where i denotes the industrial sectors; denotes the allocation target of water resources for industrial sector i; is the net benefit of per water resources allocated for industrial sector i; s is the scenario for available water resources; denotes the popularity of the scenario s happening; is the amount water resources of the scenario s; denotes the penalty of the scenario s happening in the second stage; is the expected values of penalty in the second stage; and , , and denote the interval parameters and/or the variables of model parameters. Thereinto, superscript ‘’ denotes the interval parameter/variable; the ‘’ and ‘’ represent the lower and upper bounds of the interval parameter/variable.

Model development

Generally, the main water sources are surface water, groundwater, diverted water, and reused water. There is a competitive relationship for water resources allocation among major industrial sectors. Factors related to industrial production, water resources consumption, and energy utilization are significant for maximizing system benefits, including (i) benefits acquired from water resources consumption and the penalties under the situation of insatiable pre-target, (ii) cost for water resources purchase and purification, and (iii) cost for reused-water treatment and wastewater treatment. The constraints are closely related to the decision variable and a series of water resources balance, which includes available water resources, wastewater treatment, energy consumption control, and the risk of unbalanced allocation. Meantime, the randomly available precipitation and different risk-aversion policies are considered. Therefore, a comprehensive risk-oriented industrial water resources management model is developed as below:
formula
(3a)
  1. Total benefit of industrial sectors:
    formula
    (3b)
  2. Cost for water resources purchase:
    formula
    (3c)
  3. Cost for reused-water purification:
    formula
    (3d)
  4. Cost for surface water groundwater and diverted-water purification:
    formula
    (3e)
  5. Cost for wastewater treatment:
    formula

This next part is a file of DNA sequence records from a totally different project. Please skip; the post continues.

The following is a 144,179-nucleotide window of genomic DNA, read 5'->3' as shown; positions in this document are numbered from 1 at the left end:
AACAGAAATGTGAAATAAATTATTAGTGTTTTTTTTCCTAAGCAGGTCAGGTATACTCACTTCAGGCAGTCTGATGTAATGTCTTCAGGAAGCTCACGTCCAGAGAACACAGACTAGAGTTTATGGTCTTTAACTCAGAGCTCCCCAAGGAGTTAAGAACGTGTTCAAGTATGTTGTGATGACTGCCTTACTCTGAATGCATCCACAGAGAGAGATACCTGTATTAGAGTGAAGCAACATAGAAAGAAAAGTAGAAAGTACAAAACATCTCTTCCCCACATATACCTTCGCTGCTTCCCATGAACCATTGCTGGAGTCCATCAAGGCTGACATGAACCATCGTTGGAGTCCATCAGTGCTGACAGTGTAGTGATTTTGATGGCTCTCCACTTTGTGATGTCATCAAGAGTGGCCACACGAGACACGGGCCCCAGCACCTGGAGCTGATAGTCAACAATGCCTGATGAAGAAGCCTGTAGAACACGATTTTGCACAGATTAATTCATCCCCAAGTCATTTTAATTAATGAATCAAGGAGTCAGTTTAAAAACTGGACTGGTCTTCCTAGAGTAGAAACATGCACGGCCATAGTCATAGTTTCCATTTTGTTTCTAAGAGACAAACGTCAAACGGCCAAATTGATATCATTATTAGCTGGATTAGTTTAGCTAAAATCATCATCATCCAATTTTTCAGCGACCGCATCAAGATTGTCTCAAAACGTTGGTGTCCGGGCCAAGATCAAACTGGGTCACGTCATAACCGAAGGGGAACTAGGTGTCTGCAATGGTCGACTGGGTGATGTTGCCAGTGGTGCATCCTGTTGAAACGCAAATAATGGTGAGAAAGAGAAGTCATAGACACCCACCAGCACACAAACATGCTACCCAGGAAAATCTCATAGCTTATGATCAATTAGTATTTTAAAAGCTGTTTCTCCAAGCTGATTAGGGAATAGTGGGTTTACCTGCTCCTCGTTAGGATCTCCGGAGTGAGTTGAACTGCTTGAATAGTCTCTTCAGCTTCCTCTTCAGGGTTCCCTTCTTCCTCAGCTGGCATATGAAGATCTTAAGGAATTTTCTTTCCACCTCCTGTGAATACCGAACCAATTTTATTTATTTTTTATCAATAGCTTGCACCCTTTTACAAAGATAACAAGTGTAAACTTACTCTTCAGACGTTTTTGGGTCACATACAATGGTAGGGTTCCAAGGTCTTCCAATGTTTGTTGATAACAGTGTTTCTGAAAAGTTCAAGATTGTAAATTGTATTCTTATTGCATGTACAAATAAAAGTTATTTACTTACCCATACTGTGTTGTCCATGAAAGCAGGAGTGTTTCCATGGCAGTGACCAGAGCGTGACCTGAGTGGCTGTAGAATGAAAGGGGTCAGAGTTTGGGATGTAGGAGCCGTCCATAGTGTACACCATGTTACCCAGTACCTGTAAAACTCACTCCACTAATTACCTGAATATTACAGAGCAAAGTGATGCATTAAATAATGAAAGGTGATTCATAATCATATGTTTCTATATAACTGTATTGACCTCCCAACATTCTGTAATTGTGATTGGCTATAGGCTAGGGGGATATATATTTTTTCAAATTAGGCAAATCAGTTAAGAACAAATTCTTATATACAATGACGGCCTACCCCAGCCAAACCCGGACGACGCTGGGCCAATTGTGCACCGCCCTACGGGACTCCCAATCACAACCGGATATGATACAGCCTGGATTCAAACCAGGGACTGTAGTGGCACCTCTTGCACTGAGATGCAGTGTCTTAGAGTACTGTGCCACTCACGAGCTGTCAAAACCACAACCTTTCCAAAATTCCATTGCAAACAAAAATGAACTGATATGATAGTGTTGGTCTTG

(3f)
  6. Penalty for the second-stage:
    formula
    (3g)
    where i denotes the industrial sectors; t denotes the planning period; h is the level of available surface water resources, including medium and high levels; represents the allocation target of surface water resources for industrial sector i in period t (106 m3/year); and denote the groundwater and diverted-water allocation amount for industrial sector i in period t (106 m3/year); is the probability of the available surface water resources in each level; is the water shortage amount for industrial sector i (the second-stage variable) (106 m3/year); denotes the reused-water amount for industrial sector i (106 m3/year); is the benefit of per water resources allocated to industrial sector (106 RMB¥/106 m3); is the water charge (106 RMB¥/106 m3); and denote the cost of per reused-water treatment and of per diverted-water purchased (106 RMB¥/106 m3); , , and denote the purification cost for surface water, groundwater, and the diverted water (106 RMB¥/106 m3); is the wastewater producing the coefficient of per industrial water consumption; and is the cost of per wastewater treatment.

    Subject to:

  1. Constraints for water supply and demand:
    formula
    (3h)
    formula
    (3i)
    formula
    (3j)
    formula
    (3k)
    where is the available water resources during period t under level h (106 m3/year); denotes the available groundwater resources (106 m3/year); represents the available diverted-water resources (106 m3/year); and denotes the surface water allocation amount for industrial sector i during period t under level h (106 m3/year).
  2. Constraints for energy consumption control:
    formula
    (3l)
    formula
    (3m)
    where is the coefficient of energy consumption constraint for industrial sectors i in period t; , , and denote the energy consumption coefficient for surface water, groundwater, and reused-water purification; and denotes the energy consumption coefficient for diverted-water purification and transportation. represents the energy consumption coefficient for wastewater treatment; denotes the reuse ratio of per water resources.
  3. Constraints for risk balance of industrial sectors: